Hong Kong’s first three Beijing-approved Chief Executives have also been discredited and delegitimized, unable to withstand the ongoing climate of resistance.
That climate ended all hope of maximizing loyalist pro-Beijing gains via local elections. Hence the first order of business, the day after Carrie Lam’s March 26 selection for Chief Executive had been formalized, was the announcement of pending trials for nine leaders and activists from the 2014 Occupy protest movement. Included are the three original Occupy Central founders who began organizing in 2013, and two current Legislative Councilors.
Additionally, fallout from the Occupy movement is now threatening to cost another eight newly-elected Occupy-generation Legislative Councilors their seats adding up to a total of 10 in all. The eight are being prosecuted separately for various radical actions associated with the swearing-in ceremony last October (April 19, 2017, post).
Arrests are also ongoing for other transgressions. Besides possible disqualification as Legislative Councilors, once judicial proceedings are concluded in the oath-taking saga, five of the 10 legislators are also being charged with disruptive offenses that carry possible prison terms.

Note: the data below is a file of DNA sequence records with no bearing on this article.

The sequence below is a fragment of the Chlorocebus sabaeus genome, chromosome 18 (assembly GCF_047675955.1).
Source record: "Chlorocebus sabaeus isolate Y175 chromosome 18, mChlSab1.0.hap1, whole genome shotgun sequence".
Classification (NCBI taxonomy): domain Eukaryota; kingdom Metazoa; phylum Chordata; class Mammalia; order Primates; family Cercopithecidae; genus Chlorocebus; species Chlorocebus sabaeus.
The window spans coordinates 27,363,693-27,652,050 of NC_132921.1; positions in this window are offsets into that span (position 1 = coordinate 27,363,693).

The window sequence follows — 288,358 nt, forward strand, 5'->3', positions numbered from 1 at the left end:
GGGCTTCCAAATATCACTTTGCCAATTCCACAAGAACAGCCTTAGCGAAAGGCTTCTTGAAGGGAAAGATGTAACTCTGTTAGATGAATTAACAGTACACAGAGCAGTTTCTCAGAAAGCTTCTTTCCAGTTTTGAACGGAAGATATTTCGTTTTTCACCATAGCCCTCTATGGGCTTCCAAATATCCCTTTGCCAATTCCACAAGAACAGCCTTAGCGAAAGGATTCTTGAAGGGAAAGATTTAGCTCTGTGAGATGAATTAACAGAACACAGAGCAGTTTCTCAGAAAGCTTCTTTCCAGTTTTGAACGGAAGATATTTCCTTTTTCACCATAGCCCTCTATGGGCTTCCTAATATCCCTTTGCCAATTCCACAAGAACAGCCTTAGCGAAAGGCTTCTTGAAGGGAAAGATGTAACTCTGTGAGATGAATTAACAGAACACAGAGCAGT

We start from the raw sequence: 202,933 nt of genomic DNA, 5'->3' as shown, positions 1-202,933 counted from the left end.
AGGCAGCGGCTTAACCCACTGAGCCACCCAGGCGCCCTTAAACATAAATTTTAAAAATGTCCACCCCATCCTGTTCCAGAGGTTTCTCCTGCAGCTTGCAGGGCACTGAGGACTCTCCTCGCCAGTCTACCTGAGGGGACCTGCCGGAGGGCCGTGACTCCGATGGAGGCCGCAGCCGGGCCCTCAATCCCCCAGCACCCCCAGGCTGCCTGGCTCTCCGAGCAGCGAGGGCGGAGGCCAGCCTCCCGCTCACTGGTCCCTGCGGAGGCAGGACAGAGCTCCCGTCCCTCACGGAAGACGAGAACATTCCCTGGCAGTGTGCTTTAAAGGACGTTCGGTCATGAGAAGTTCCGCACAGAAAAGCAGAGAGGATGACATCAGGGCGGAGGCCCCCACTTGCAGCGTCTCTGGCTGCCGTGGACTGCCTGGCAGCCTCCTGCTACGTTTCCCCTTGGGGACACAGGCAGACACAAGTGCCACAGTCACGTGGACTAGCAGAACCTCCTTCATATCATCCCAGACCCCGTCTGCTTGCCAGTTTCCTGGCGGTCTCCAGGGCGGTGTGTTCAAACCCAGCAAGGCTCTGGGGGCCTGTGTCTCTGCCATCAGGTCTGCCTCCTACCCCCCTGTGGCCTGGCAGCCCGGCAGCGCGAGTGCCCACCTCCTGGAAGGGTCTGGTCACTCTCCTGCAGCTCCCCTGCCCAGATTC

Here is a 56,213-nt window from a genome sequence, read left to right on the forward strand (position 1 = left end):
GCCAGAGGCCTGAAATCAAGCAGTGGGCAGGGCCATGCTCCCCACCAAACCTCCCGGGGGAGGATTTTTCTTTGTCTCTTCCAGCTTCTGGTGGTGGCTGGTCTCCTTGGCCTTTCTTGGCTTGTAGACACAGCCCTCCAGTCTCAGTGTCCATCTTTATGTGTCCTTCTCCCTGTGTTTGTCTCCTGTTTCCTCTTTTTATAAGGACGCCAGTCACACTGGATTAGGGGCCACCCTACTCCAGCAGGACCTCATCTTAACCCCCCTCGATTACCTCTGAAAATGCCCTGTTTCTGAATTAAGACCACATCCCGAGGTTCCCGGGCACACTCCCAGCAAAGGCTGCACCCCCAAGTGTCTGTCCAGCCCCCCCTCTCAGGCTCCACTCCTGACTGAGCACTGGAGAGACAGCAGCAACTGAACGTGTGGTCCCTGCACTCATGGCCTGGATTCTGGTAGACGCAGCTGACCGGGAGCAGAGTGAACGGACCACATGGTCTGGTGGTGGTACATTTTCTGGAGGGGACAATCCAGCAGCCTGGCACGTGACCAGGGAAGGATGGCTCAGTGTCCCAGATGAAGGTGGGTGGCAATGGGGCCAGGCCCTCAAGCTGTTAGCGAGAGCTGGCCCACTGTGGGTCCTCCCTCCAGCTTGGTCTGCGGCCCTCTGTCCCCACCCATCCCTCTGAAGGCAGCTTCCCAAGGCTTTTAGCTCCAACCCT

On April 27, another nine activists were arrested as ringleaders of an unauthorized protest outside Beijing’s Liaison Office here. It took place on November 6 in anticipation of Beijing’s interpretation of Basic Law Article 104 on oath-taking that was to be announced the next day. The government is seeking to disqualify the legislators on the basis of that November 7 interpretation (April 28, 2017: Wen Wei Po, SCMP).
By the book
Still, it must be said that through it all Beijing has continued to play by the book … or rather the Basic Law. Except for the push-back from hundreds-of-thousands of Hong Kongers themselves including voters and marchers, most everything else has gone according to Beijing’s plan, slow, steady, and methodical, all proceeding via the intricacies of the Basic Law.
So now it’s possible to see what those upbeat pre-1997 slogans and Basic Law promises meant. And also what they do not mean. The slogans: “Hong Kong people ruling Hong Kong,” “high degree of autonomy,” “50 years without change,” “one-country, two systems, “ rule of law, and so on.
Beijing’s power of appointment, Chief Executive, and all leading officials is substantive and democracy partisans need not apply. The Legislative Council’s bifurcated design is such that Hong Kong conservatives and pro-Beijing loyalists can easily retain their hold over more than half the seats. Majorities on all 18 District Councils are dominated by pro-Beijing partisans and their conservative allies all local Hong Kongers.